Nicholas Kristof’s column in the New York Times about the psychology of liberals and conservatives has been getting some attention this past week. Probably because the research on which it’s based resonates so clearly with so many people. It’s research by Jonathan Haidt, whom regular readers of this blog will recognise as being a great influence upon my own research.
However, Haidt’s exploration of the psychology that underpins the political spectrum – fascinating and illuminating though it is – is not the end of the story. For when you combine Haidt’s research with another intriguing finding that our political views are largely influenced by genes (Alford & Funk & Hibbing, 2005), it raises a big fat question: why does our psychology – and biology – vary in the way it does?
I have a theory. It’s called Moral Diversity. It goes a little something like this:
Within each individual there is tension between various moral sentiments, and within each group there are individuals who will tend towards one sentiment over another, and this diversity enables a greater responsiveness to a wider range of situations and environments than if there was only one moral sentiment favoured by the individual or the group.
Think about it in game theory terms. Morality – like politics – largely concerns moderating interaction between many unrelated people and solving the problem of getting them to cooperate without ripping each other off or killing each other outright. Yet in games such as the prisoner’s dilemma, if you adopt a ‘nice’ strategy and cooperate unconditionally, you leave yourself vulnerable to free riding defectors. But if you adopt a more suspicious strategy, then you lose out on potentially rewarding cooperative ventures.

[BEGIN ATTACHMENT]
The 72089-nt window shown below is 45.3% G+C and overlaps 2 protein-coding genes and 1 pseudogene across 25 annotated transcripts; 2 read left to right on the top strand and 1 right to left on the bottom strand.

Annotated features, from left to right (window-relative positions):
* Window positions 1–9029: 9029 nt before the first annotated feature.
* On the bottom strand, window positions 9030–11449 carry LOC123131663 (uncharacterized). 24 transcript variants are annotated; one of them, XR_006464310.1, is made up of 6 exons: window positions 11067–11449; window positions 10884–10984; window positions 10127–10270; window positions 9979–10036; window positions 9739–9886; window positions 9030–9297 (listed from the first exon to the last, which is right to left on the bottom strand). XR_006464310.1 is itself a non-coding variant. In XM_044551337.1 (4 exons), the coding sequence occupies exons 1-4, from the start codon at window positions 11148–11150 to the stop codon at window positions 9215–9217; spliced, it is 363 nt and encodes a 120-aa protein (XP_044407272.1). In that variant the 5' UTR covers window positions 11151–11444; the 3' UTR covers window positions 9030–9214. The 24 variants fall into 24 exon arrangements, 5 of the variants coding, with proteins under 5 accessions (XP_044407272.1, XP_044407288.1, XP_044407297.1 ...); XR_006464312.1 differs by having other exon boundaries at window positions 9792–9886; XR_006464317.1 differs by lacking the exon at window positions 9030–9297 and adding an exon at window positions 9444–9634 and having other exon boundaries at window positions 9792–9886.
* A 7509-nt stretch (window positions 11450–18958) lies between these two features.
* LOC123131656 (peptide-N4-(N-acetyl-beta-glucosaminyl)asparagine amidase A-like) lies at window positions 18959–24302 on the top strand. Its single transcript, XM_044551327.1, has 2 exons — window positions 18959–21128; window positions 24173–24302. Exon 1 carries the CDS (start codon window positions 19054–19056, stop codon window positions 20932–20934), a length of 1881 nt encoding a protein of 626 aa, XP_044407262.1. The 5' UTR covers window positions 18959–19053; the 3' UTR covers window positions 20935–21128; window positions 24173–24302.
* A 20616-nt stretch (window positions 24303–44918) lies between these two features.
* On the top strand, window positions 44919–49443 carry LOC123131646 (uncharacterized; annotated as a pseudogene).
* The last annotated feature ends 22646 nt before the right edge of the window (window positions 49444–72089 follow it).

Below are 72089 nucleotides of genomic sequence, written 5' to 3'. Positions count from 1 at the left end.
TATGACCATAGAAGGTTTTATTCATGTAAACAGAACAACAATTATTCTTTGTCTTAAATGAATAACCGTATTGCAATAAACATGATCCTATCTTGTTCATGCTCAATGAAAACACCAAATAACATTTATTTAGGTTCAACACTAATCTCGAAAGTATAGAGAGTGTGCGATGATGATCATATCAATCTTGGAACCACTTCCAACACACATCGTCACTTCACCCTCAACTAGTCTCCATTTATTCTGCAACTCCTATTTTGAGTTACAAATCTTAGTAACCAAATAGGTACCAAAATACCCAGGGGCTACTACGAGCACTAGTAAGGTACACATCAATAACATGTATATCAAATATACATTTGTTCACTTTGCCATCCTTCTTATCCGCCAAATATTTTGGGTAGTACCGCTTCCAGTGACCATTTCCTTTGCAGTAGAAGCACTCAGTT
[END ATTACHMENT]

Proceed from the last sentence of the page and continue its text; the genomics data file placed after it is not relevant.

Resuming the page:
Let’s call liberals ‘nice’, and conservatives ‘suspicious’ when it comes to cooperation, and extend that to morality and politics. Liberals are more compassionate, forgiving, trusting of human nature and more likely to encourage community and egalitarian measures that encourage open cooperation. Conservatives are more pessimistic about human nature, encouraging self discipline and less forgiving of those who lack discipline. They respect loyalty to a trusted in-group and they are suspicious of outsiders.
The kicker is that both strategies solve the problem of cooperation, but they have their strengths in different circumstances. For example, in a hostile environment, with limited resources and neighbouring tribes that threaten to out-compete or even destroy the tribe in question, a ‘suspicious’ approach might yield greater chances of survival. Consider how during times of war, conservative governments tend to become favoured. However, this strategy yields less rewards from cooperation if other players tend to employ ‘nice’ strategies.
If circumstances are different, resources are more abundant and neighbouring tribes are less inclined to represent an existential threat, a more open, trusting, flexible and diverse tribe might open up more lucrative cooperative ventures with outsiders. In this environment a ‘nice’ tribe might out-compete a more ‘conservative’ tribe, but it is more vulnerable to exploitation by less ‘nice’ strategies.
Thus it the very existence of a diverse range of moral and political intuitions on a spectrum of ‘nice’ to ‘suspicious’ that makes democracies strong, as they are able to adapt to the changing political environment and prevent any one side from dominating.
So, whichever moral or political persuasion you are, keep fighting your good fight, but remember that you must respect your ideological opponents and let them fight there fight too. For it is only through the tension between the two sides that we’ll find the best solutions in a dynamic and changing world.